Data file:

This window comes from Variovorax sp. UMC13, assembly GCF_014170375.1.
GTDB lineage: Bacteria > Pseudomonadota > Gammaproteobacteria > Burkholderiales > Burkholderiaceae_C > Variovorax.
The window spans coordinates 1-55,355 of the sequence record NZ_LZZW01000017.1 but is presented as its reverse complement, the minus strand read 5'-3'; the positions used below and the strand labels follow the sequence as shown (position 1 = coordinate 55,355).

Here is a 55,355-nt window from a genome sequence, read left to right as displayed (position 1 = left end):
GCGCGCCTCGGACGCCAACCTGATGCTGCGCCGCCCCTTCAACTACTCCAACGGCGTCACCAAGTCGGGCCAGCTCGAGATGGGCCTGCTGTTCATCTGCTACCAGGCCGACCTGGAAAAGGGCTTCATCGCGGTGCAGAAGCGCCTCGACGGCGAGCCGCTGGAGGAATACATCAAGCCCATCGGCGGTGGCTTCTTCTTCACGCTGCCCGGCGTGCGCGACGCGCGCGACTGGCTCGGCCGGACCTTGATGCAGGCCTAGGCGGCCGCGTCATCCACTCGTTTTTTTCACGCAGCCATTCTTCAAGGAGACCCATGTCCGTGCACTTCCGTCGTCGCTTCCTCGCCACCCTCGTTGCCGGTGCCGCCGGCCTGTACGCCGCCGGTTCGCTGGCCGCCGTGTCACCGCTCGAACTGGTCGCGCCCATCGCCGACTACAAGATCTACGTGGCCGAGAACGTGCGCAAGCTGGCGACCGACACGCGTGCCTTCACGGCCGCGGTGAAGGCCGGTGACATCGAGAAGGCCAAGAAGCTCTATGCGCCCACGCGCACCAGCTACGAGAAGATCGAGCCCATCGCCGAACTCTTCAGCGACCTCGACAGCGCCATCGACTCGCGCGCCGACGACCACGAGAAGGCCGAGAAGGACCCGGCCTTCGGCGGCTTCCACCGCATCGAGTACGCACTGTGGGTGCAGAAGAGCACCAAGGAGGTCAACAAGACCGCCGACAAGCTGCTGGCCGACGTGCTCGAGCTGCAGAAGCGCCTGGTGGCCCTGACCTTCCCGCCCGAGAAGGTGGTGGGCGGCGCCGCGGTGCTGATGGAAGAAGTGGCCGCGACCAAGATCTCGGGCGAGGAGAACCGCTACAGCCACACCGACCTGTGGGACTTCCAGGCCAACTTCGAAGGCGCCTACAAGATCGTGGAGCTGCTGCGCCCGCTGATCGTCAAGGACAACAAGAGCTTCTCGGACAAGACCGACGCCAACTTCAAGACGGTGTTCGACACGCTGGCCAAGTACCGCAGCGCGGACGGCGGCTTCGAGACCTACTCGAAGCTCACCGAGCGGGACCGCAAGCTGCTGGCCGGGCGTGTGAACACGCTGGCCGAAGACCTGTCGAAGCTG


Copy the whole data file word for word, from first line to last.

This window comes from Variovorax sp. UMC13, assembly GCF_014170375.1.
GTDB lineage: Bacteria > Pseudomonadota > Gammaproteobacteria > Burkholderiales > Burkholderiaceae_C > Variovorax.
The window spans coordinates 1-55,355 of the sequence record NZ_LZZW01000017.1 but is presented as its reverse complement, the minus strand read 5'-3'; the positions used below and the strand labels follow the sequence as shown (position 1 = coordinate 55,355).

Here is a 55,355-nt window from a genome sequence, read left to right as displayed (position 1 = left end):
GCGCGCCTCGGACGCCAACCTGATGCTGCGCCGCCCCTTCAACTACTCCAACGGCGTCACCAAGTCGGGCCAGCTCGAGATGGGCCTGCTGTTCATCTGCTACCAGGCCGACCTGGAAAAGGGCTTCATCGCGGTGCAGAAGCGCCTCGACGGCGAGCCGCTGGAGGAATACATCAAGCCCATCGGCGGTGGCTTCTTCTTCACGCTGCCCGGCGTGCGCGACGCGCGCGACTGGCTCGGCCGGACCTTGATGCAGGCCTAGGCGGCCGCGTCATCCACTCGTTTTTTTCACGCAGCCATTCTTCAAGGAGACCCATGTCCGTGCACTTCCGTCGTCGCTTCCTCGCCACCCTCGTTGCCGGTGCCGCCGGCCTGTACGCCGCCGGTTCGCTGGCCGCCGTGTCACCGCTCGAACTGGTCGCGCCCATCGCCGACTACAAGATCTACGTGGCCGAGAACGTGCGCAAGCTGGCGACCGACACGCGTGCCTTCACGGCCGCGGTGAAGGCCGGTGACATCGAGAAGGCCAAGAAGCTCTATGCGCCCACGCGCACCAGCTACGAGAAGATCGAGCCCATCGCCGAACTCTTCAGCGACCTCGACAGCGCCATCGACTCGCGCGCCGACGACCACGAGAAGGCCGAGAAGGACCCGGCCTTCGGCGGCTTCCACCGCATCGAGTACGCACTGTGGGTGCAGAAGAGCACCAAGGAGGTCAACAAGACCGCCGACAAGCTGCTGGCCGACGTGCTCGAGCTGCAGAAGCGCCTGGTGGCCCTGACCTTCCCGCCCGAGAAGGTGGTGGGCGGCGCCGCGGTGCTGATGGAAGAAGTGGCCGCGACCAAGATCTCGGGCGAGGAGAACCGCTACAGCCACACCGACCTGTGGGACTTCCAGGCCAACTTCGAAGGCGCCTACAAGATCGTGGAGCTGCTGCGCCCGCTGATCGTCAAGGACAACAAGAGCTTCTCGGACAAGACCGACGCCAACTTCAAGACGGTGTTCGACACGCTGGCCAAGTACCGCAGCGCGGACGGCGGCTTCGAGACCTACTCGAAGCTCACCGAGCGGGACCGCAAGCTGCTGGCCGGGCGTGTGAACACGCTGGCCGAAGACCTGTCGAAGCTG